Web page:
When I went to London in the late 1960s I brought a sword with me on the plane. (It was allowed in those days.) I was bringing it over for a friend. Seven years later, when it became time for me to leave, I was given a light by another friend—it happened in a dream, but a light is a light—and I like to think I brought over a sword and took back a light.
I took the long way home on a Polish cargo ship. During those eleven days with nothing to see but the sea and the sky and unobstructed space, I pictured a secret opening at the horizon line. Some kind of slit or crack or gap hidden between the curtain of sky and the rolling carpet of sea. A hole in the fabric of reality. A threshold to another place, another dimension. Yet the more we moved forward, the more it moved back, always out of reach. Except when the fog rolled in and we sailed into nothingness. Then the line could have been anywhere. We could have slipped through the gap without knowing it. If we did it couldn’t have been for long because we docked at the Port of Newark and I stepped onto dry land again.
I went on with my life, but the memory of the gap stayed with me, as if part of my consciousness remained on the ship, staring at the horizon. As the years went by, every now and then I’d feel it pulling me out to take another look, and I’d see myself floating closer to the opening beyond time and space.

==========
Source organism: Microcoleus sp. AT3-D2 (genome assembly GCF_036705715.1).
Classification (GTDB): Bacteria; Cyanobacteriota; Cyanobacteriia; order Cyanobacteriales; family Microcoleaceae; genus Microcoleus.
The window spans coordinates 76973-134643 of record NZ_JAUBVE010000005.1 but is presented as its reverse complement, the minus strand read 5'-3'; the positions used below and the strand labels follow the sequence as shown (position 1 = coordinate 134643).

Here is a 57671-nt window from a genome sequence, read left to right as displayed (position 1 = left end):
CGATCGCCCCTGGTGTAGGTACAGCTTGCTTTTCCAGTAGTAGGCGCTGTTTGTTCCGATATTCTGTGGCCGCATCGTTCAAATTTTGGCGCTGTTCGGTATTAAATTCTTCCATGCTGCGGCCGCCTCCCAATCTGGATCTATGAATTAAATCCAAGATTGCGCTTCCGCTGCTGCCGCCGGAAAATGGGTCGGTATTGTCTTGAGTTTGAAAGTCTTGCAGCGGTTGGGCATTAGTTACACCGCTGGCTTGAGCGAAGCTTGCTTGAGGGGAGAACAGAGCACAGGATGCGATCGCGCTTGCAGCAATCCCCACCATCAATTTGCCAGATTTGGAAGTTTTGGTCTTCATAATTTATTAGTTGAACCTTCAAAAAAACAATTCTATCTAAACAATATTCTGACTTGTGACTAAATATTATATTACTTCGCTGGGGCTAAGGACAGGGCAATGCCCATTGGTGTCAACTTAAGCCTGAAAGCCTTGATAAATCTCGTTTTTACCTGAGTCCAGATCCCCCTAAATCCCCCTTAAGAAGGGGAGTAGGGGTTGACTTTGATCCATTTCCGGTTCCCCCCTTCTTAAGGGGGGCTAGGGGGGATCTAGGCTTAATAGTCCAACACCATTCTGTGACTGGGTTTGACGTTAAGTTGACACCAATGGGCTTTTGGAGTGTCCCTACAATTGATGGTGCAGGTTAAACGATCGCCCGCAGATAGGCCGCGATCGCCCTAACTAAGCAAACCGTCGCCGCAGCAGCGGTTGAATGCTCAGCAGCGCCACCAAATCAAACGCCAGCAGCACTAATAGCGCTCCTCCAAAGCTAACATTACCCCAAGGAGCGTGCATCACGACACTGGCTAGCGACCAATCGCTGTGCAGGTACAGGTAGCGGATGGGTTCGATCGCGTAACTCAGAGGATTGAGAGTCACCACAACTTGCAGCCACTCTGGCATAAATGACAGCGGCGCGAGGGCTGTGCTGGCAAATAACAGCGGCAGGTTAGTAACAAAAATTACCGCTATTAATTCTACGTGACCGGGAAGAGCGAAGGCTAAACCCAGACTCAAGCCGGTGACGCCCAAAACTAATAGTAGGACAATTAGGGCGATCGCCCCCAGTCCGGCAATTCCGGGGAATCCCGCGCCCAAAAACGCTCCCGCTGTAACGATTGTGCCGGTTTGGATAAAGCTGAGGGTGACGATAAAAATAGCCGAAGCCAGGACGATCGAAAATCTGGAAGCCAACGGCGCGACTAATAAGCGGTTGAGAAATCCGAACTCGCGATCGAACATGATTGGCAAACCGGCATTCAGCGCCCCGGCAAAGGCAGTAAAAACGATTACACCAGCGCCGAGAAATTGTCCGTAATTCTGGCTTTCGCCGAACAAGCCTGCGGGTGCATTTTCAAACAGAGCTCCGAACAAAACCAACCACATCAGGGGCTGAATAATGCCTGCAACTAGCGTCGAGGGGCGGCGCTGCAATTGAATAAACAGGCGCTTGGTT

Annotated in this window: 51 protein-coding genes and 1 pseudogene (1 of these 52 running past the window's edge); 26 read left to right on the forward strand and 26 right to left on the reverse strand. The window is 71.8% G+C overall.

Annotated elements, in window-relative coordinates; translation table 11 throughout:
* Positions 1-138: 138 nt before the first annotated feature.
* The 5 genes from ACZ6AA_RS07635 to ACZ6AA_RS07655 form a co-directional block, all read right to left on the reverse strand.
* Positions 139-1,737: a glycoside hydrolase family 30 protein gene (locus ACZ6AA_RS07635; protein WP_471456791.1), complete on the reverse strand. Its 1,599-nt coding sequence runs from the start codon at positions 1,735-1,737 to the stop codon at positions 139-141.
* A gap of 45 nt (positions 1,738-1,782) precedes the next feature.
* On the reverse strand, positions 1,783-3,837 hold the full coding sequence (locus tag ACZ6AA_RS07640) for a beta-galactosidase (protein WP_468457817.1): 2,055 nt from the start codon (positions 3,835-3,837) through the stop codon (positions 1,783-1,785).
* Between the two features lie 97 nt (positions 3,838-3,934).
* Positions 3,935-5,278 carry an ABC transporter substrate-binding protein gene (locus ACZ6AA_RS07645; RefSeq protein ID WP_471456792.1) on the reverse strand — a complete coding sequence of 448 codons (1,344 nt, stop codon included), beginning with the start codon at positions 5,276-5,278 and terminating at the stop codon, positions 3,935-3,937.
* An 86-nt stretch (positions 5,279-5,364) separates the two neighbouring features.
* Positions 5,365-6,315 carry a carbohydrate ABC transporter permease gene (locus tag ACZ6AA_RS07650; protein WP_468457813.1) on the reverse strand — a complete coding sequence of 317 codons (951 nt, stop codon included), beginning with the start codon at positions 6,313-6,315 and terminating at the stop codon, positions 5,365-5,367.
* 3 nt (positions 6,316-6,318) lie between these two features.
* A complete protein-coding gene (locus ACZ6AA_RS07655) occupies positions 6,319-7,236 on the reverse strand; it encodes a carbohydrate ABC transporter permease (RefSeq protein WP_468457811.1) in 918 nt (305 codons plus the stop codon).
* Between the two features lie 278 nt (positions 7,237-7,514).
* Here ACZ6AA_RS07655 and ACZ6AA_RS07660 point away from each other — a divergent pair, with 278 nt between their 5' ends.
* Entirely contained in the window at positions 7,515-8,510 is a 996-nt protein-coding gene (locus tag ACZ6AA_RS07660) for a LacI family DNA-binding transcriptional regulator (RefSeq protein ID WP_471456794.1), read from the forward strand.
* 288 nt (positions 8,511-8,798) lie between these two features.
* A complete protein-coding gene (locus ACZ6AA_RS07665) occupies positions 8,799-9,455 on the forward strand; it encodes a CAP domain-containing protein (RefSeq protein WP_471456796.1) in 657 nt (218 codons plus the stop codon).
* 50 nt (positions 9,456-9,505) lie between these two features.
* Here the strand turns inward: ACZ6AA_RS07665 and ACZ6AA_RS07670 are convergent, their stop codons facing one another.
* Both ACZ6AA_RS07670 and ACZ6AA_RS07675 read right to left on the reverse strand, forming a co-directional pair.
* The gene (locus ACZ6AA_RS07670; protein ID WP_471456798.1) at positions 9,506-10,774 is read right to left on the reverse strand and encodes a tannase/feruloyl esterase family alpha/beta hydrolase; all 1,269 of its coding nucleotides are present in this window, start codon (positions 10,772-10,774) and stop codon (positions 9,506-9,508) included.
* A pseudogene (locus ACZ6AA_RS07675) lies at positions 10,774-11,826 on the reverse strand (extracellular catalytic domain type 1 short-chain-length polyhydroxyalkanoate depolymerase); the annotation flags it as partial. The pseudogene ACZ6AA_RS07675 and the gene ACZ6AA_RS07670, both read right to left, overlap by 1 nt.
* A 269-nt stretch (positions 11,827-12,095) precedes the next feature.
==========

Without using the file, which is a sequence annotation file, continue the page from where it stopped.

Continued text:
And so the journey home became two journeys. The outer one where I made it across the sea and onto dry land, and the inner one where I was still out there, floating towards the unknown. When I started picturing it in the imaginary world of my paintings, it took on another reality, became an opening somewhere beyond life and death. A place where dreams could be actual memories on another plane of existence.
Then, about a dozen years after the voyage, I thought to resolve the matter in a final painting where I saw the gap as a portal, and myself at the threshold, balancing between the outer and inner worlds. Neither going forward nor back, but remaining in place, in the eternal present. An image created with my brush—about my brush with the unknown.
It wasn’t enough. Georgia O’Keeffe said it best. Making your unknown known, is the important thing.
I had to write the story behind the pictures. This was where the light came in. The light of conscious memory to describe a pictorial journey into the realm of the subconscious. And in the recollection of real events in real time, I discovered the portal or gap had been real too.
The Nancy Who Drew, the Memoir that Solved a Mystery, (2011) ends with the voyage back to New York. In the sequel, The Nancy Who Drew the Way Home, I found the pictures that would open the portal. They came from feeling the place I didn’t have words for.